It is a question the Eritreans could answer. It is a question the ISIS terrorists can answer. And those terrorists are betting that we can’t answer that question, or if we do, the answer is, “ourselves.” This is our higher cause: our survival and the survival of our families. If that is our best answer (not that it is a bad answer, it is a normal, natural way to respond), then they can hem us into a state of constant fear, anxiety, and paralysis. All they need to do is create a little bit of uncertainty at all times. Just enough uncertainty to cause us to build walls, isolate strangers, and give away our freedoms, in exchange for the promise of more safety, which by its own admission our government cannot do.
If our best answer to the question, “What is our higher cause?” is “Ourselves and our families,” then the terrorists will cripple us. The theologian Augustine of Hippo called this incurvatus in se—that is, the great turning inward, the curving in on oneself that happens when we think that we and our survival is the highest cause of life.
Followers of Jesus believe that God made all things and all people, and God called all of this good. Followers of Jesus believe that God is here and near, right next to us, and this reality is made permanent through the resurrection of Jesus Christ. Followers of Jesus believe in eternal life, that we are bigger than the space our bodies occupy. And followers of Jesus believe that love vanquishes fears.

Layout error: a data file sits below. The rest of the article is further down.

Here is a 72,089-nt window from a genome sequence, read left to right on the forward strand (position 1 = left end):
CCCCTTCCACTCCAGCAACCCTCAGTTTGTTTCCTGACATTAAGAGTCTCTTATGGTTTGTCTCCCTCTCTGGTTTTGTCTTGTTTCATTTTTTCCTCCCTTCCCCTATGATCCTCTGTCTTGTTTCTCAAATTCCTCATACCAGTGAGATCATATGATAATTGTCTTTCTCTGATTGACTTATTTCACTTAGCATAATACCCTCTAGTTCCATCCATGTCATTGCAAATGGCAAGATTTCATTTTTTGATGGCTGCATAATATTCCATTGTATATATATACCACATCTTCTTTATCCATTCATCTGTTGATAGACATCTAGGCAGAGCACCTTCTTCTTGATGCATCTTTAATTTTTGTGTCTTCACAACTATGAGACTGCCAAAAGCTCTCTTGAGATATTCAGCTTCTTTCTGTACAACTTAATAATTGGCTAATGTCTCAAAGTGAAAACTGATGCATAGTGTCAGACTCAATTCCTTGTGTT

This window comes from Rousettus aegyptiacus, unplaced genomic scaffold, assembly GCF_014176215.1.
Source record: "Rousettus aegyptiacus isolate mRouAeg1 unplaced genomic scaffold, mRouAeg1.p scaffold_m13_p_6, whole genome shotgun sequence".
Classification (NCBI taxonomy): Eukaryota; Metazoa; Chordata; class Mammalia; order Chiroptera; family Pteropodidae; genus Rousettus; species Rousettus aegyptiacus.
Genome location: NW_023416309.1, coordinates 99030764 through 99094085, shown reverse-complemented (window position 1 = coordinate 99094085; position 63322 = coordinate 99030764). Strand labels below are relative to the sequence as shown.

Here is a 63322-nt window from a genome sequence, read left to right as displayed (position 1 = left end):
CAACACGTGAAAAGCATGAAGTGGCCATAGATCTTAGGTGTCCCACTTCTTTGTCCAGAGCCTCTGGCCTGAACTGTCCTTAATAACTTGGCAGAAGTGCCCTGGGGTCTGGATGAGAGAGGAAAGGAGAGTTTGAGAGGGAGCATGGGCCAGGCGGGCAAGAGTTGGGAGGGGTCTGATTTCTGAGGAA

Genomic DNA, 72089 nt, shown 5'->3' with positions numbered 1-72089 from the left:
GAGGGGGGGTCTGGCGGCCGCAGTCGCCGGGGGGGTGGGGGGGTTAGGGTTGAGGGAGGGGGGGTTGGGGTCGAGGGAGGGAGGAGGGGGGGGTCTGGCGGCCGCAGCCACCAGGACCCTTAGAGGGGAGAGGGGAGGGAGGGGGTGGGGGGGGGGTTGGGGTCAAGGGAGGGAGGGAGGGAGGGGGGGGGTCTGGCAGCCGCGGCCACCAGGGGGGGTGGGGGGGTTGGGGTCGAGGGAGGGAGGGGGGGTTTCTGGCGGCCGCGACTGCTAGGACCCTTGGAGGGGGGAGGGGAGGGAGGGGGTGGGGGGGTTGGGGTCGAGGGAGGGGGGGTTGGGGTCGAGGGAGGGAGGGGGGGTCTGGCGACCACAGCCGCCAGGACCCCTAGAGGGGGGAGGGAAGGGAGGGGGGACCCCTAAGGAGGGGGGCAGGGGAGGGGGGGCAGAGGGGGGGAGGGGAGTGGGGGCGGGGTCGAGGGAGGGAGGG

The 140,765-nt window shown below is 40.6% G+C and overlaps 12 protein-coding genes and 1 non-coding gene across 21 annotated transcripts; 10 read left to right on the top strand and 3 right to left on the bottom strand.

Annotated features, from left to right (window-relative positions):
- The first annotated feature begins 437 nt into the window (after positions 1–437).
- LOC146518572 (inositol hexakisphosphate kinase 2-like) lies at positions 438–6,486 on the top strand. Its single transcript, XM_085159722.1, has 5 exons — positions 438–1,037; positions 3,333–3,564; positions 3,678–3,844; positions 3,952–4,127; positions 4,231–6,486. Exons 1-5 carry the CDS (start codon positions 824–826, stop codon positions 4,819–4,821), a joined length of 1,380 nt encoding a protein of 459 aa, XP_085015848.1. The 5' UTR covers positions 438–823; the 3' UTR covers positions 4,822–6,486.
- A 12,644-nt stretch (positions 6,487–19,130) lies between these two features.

We are Christians, and we are fearless, because God loves us and came among us in the person of Jesus. That is how we repel the insidious nature of evil. Love stamps out fear. That is how we push back against terror. We are Christians. That is who we are. It is our identity. We have a higher purpose: it is the love of God. It is knowing the love of God. It is experiencing the love of God. And it is sharing the love of God. Our love matters. Our love makes a difference. Right now. Our love is the power and great glory that vanquishes evil, but it requires our knowing who we are and whose we are.
Stewardship 2016: Thank You for Your Pledges!
In this season of thanks and expectation, we want to express our gratitude to all of you for your generosity during this fall’s annual Stewardship Drive. From the day Doyt launched the process with his powerful sermon to today, we have made tremendous progress toward our goal in support of the 2016 operating budget.
Thanks to those who reached out to the congregation through thoughtful letters (Valerie Conn, Tim Hill, Dick Nelson, Jonathan Roberts, and Billy Rosewarne) and through inspiring witness messages (Jamie Balducci and Jim MacLean). And a huge thank you to all who have pledged your support for 2016, ensuring the financial health of Epiphany Parish, our spiritual home.
To date, an impressive 77% of the parish has made a pledge. As you know, our hope and prayer is to reach 100% participation before Christmas. If you have not yet had the opportunity to add your support, we encourage you to do so. You may contact Chinn Eap in the Parish Office (206-324-2573) or pledge online.
Again, thank you for your generosity. We are blessed to have had the opportunity to lead this year’s stewardship ministry.
With deep gratitude,
Brad Neary & Sterling Stiff
Diocesan Convention Recap
submitted by Jamie Balducci
Greetings Epiphany Family,